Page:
Before you consider implementing these social norms, stop and ask yourself these five questions. Answering them will help you understand the nature of an existing relationship.
- How do you (your organisation) define being trustworthy?
- Is the other party’s definition of trustworthiness the same as your definition and that of your organisation?
- Are there challenges to acting in a trustworthy manner? For example, do you or does your organisation make excuses for not being trustworthy?
- What challenges does the other person or organisation face in acting in a trustworthy manner? For example, does that person or that organisation make excuses for not being trustworthy?
- Have each of you acted in an opportunistic way? If so, how will you repair the lost trust?
If you feel that there is a common enough definition of trustworthiness, then consider implementing the six principles as part of the relationship governance structure. And, if you have acted opportunistically, then by all means, have a conversation about the principles to repair any lost trust.
There is such a documented financial upside to working more collaboratively, that it makes little financial sense to continue with opportunistic behaviours. Here is just one small example from my white paper entitled Unpacking Collaboration Theory.
The Financial Benefits of Reduced Opportunism
When companies trust each other by having a common set of social norms in place, they place a check on opportunistic tendencies within both companies. For example, a customer who has the right norms in place may choose not send work out for a competitive bid and instead enter negotiations with the incumbent supplier. The cost to go to market to get a better deal - referred to as bargaining costs - is one facet of transaction costs.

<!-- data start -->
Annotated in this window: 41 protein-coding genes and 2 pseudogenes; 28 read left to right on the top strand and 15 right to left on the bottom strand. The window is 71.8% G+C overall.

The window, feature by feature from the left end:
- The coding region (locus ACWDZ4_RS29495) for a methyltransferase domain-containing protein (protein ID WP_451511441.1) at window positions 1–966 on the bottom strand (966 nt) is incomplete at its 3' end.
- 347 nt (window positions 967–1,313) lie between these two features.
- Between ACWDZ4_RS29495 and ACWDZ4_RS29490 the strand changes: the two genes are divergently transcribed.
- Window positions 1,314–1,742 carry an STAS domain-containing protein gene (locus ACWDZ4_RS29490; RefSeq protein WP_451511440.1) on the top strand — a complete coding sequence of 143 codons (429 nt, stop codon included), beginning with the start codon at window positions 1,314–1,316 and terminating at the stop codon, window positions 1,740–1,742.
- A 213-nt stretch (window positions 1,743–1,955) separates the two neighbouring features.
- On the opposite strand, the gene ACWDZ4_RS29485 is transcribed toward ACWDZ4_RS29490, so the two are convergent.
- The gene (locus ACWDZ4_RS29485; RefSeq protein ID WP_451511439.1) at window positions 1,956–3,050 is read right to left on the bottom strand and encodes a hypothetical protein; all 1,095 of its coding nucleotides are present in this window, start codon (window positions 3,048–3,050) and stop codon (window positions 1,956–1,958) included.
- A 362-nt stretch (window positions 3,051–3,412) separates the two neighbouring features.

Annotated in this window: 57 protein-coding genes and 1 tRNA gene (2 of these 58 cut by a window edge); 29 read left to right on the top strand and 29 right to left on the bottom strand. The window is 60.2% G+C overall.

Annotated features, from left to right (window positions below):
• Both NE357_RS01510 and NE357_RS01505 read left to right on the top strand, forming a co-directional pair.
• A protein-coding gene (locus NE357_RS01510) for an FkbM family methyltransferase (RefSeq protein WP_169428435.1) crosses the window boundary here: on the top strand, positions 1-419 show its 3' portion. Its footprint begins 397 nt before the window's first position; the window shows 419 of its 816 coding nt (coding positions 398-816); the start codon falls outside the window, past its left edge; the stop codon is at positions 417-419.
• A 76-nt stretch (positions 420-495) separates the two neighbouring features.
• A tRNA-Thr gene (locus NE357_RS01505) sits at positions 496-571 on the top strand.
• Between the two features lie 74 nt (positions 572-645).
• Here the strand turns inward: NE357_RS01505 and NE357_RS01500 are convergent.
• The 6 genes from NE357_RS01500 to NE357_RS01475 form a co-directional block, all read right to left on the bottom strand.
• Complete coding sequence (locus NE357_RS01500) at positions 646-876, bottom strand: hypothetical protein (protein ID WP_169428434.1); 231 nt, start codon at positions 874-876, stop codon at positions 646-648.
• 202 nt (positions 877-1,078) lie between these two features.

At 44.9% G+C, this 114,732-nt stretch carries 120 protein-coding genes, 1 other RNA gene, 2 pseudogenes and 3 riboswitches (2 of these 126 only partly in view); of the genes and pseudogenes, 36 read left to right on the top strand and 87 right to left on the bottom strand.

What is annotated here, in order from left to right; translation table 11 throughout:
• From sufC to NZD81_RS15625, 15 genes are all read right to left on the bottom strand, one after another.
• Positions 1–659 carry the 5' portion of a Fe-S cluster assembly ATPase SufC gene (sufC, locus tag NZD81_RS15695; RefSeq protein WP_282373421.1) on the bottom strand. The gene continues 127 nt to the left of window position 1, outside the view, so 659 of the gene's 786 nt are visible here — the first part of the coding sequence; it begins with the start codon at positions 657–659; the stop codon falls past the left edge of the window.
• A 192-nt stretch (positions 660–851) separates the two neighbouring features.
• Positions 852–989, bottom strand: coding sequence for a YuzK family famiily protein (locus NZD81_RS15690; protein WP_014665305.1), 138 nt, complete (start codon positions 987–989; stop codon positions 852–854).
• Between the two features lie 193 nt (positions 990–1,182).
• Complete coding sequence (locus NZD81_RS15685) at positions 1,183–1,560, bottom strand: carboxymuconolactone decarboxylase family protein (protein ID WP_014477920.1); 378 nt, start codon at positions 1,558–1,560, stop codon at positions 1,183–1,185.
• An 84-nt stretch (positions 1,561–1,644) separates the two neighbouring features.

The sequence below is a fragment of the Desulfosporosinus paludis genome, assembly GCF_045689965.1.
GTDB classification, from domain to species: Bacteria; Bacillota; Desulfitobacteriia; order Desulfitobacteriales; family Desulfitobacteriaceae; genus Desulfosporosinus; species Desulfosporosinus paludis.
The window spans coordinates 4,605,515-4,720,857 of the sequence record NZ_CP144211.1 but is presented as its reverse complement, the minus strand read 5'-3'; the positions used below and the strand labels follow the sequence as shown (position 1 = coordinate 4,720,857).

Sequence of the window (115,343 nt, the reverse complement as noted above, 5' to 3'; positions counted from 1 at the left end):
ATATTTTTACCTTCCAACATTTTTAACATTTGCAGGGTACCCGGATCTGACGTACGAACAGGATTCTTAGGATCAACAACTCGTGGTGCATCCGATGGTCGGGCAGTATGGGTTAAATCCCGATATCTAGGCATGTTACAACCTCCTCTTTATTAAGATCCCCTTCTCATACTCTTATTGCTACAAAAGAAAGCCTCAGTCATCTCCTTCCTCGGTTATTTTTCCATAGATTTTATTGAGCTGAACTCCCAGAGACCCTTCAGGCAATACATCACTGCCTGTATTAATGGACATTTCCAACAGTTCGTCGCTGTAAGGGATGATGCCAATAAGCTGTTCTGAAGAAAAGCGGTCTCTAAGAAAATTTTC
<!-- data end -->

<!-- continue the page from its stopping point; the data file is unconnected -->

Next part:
Reducing bargaining costs frees up much needed time and money, which can be re-invested by both companies to achieve shared goals for the relationship. But, this can only happen when there is enough trust and little chance for opportunism to thrive.
Research conducted in sociology, game theory, economics and other social sciences shows that relationships based on trust, reciprocity and other social norms outperform more traditional relationships.
While social scientists have proven time and again that a collaborative approach to working together outperforms a more traditionally transactional approach, organisations still enter into conventional transactions which tend to foster opportunistic actions by both the buyer and the supplier.
These same organisations who engage in opportunistic behaviours lament the lack of innovation, inflexibility to meet market challenges, unrealised profit potential - and more importantly fail to establish sustainable supply chain relationships.
Many individuals and businesses fail to realise they have a choice between being trustworthy and being opportunistic to reach their goals. Too often business leaders do what those before them did without evaluating the effectiveness of their choice.
You are now more informed about opportunism. What will you do to pursue your goals?